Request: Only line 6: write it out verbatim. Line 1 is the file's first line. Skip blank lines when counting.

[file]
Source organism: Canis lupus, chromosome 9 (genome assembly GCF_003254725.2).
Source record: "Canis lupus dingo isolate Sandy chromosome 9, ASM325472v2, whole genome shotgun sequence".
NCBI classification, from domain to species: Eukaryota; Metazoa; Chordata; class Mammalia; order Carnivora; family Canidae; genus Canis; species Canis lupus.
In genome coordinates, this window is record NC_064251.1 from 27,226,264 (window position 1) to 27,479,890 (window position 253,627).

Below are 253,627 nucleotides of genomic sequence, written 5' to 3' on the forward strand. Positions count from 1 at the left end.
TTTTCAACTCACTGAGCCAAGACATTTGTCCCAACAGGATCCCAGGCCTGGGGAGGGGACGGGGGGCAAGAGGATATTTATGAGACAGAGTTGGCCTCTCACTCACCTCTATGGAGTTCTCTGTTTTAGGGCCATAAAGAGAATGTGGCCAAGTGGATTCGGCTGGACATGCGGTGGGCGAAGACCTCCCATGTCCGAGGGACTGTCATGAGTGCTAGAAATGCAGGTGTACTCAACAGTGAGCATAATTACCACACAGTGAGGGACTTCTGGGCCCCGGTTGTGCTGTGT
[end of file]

TTTTCAACTCACTGAGCCAAGACATTTGTCCCAACAGGATCCCAGGCCTGGGGAGGGGACGGGGGGCAAGAGGATATTTATGAGACAGAGTTGGCCTCTCACTCACCTCTATGGAGTTCTCTGTTTTAGGGCCATAAAGAGAATGTGGCCAAGTGGATTCGGCTGGACATGCGGTGGGCGAAGACCTCCCATGTCCGAGGGACTGTCATGAGTGCTAGAAATGCAGGTGTACTCAACAGTGAGCATAATTACCACACAGTGAGGGACTTCTGGGCCCCGGTTGTGCTGTGT